I do think that a place needs to look at what it has to offer in terms of social, historical, natural, cultural and other aspects of heritage, including the living heritage as manifest in its cultural events and traditions etc. The key then, in terms of marketing is to identify the best target markets for these products. For each product they are unlikely to be the same audience. A decision needs to be made on the value of each so that priorities can be identified in relation to budgets – what’s going to generate the best returns on investment.

    The strategic decisions should also take account of the quality of the tourist not just the financial value. Will they respect, protect and perhaps enhance the value of tourisms impact over the long-term. A short terms view focused only on income generation can have serious impacts on the environment and lasting social consequences as we have seen in many parts of the world. I think another consideration should be how to make sure that the benefits of tourism are shared.
  • Paul, Monique, Northeast News, Jose

    Thanks for your continued interest in what is one of the most important tourism branding issues - Should a destination have a single-focus strategy or a multiple-focus strategy?

    Let's use England's Warwickshire County as an example to develop the debate.

    Warwickshire decided to use a strategy with a focus on a single big brand idea: Shakespeare Country while co-branding with one of its signature town destinations: Stratford-upon-Avon: Shakespeare's Birthplace.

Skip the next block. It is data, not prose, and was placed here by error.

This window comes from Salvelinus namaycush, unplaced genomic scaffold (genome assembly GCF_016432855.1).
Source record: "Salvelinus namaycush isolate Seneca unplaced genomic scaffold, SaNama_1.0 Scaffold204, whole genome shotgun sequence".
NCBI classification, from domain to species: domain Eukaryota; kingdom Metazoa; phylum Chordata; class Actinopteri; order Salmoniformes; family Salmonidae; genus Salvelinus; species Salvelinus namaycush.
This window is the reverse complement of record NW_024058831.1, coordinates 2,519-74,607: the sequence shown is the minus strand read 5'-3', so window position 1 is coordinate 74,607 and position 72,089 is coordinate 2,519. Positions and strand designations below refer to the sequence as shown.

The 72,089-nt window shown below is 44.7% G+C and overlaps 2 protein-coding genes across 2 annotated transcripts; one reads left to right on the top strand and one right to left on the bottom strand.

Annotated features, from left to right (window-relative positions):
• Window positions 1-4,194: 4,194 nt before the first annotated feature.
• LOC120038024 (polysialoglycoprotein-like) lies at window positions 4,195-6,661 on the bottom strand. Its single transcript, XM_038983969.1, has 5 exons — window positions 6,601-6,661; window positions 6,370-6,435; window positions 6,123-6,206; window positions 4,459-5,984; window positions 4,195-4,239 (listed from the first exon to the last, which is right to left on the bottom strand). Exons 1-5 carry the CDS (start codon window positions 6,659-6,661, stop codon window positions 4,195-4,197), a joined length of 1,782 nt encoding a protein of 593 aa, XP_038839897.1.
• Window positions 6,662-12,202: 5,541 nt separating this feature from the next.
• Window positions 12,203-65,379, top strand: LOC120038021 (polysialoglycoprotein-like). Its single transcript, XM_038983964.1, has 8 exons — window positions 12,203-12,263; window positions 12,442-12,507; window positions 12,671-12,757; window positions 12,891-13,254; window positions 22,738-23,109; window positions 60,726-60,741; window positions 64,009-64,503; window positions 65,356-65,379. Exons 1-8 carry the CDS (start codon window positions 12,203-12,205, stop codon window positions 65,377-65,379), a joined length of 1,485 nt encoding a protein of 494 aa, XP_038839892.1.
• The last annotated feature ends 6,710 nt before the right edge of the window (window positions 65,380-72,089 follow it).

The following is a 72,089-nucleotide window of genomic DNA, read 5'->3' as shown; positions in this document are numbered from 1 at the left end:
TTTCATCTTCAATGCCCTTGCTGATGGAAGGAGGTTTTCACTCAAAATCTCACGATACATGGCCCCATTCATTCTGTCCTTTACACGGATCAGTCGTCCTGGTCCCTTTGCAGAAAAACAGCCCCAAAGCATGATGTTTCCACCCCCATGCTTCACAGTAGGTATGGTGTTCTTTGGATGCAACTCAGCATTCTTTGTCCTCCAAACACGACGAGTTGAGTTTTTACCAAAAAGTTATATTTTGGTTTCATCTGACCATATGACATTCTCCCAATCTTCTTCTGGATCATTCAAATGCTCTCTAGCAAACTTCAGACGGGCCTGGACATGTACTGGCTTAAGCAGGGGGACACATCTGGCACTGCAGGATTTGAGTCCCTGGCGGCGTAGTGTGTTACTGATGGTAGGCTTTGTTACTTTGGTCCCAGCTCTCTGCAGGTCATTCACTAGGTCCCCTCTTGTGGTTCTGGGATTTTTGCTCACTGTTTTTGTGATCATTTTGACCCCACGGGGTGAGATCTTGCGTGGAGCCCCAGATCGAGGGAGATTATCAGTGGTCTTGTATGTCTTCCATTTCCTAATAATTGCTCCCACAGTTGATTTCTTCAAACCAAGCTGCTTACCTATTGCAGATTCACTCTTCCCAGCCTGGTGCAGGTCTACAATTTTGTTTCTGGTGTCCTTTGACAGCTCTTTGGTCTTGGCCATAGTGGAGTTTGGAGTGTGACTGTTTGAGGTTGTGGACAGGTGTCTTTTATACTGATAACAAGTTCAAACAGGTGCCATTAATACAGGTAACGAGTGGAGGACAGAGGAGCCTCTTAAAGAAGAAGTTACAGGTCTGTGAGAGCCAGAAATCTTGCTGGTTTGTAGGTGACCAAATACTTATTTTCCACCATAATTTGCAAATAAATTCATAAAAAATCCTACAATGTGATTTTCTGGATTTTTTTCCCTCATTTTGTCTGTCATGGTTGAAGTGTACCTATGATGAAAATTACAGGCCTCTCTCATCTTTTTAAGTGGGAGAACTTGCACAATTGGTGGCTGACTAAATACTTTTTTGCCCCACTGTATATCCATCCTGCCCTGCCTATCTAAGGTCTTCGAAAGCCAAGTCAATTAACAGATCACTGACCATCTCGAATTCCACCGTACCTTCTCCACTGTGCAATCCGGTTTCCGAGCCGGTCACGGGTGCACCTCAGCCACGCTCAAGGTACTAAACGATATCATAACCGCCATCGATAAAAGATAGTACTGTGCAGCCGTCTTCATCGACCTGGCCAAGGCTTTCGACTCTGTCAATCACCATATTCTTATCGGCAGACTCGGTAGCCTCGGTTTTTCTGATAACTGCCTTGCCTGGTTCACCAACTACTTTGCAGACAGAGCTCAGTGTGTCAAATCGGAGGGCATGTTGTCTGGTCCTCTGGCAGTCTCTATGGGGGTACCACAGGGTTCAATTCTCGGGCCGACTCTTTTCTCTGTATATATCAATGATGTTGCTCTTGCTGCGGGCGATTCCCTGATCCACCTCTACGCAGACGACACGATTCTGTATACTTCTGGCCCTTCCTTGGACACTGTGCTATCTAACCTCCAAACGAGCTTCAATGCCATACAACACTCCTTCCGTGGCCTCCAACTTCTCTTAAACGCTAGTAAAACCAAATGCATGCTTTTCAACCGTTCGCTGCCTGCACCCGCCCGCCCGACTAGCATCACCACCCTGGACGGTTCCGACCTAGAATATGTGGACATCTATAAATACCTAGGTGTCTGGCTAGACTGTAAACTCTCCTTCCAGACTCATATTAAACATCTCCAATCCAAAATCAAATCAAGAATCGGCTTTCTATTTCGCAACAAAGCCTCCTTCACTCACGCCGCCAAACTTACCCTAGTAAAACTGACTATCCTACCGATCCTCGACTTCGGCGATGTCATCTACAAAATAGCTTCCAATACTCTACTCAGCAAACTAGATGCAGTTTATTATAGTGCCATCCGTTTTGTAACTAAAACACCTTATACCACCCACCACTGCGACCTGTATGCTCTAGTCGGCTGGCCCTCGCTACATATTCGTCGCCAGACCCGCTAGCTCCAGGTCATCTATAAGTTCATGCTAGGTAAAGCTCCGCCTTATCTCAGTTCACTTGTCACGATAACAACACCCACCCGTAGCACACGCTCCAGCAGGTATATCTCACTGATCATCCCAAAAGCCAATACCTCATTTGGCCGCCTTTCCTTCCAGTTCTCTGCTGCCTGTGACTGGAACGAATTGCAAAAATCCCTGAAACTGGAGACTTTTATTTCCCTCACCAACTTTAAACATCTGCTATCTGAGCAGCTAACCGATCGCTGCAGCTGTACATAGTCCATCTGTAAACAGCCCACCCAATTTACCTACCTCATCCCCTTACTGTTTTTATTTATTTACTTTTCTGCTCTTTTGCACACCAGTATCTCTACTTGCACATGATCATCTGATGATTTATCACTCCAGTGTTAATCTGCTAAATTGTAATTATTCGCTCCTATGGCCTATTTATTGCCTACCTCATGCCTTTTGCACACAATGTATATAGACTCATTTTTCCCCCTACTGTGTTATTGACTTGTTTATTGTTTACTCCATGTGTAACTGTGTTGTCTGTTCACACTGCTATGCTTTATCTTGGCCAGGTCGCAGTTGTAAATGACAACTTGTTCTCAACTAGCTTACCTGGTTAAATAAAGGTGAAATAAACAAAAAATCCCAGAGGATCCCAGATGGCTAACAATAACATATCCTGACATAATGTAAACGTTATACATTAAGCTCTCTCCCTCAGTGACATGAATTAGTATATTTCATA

However, to deal with its other non-Shakespeare assets, it 'delegated' that job to its other towns, villages and visitor attractions such as Rugby, Leamington Spa, Nuneaton, Warwick, Warwick Castle, Warwick University, Kenilworth, Kenilworth Castle, Coleshill, Shipston-on-Stour, Henley-in-Arden and so on. Each of these destinations would focus on their own primary big brand idea.

    So although each destination within the hierarchy of destinations are narrowly-focused on a single big brand idea, collectively as a portfolio of destination brands they reach a wider audience. Each brand should be clear as to what their primary big brand idea is.

    Destination branding isn't just about the past and the present, it's also about creating a future. Warwickshire, by having a single focus, it would develop a future as to how Shakespeare's works and sonnets could play a part in contemporary society - from business to social to cultural issues of modern day living - around the world.

    Also with regard to the Shakespearean competition that's developing around the world eg. in Stratford, Canada, England's Warwickshire can be perceived not only as the authentic brand but also as the brand that's leading the Shakespearean industry to a new and exciting future. You can't do all this - with limited resources - without a single-minded future-focus.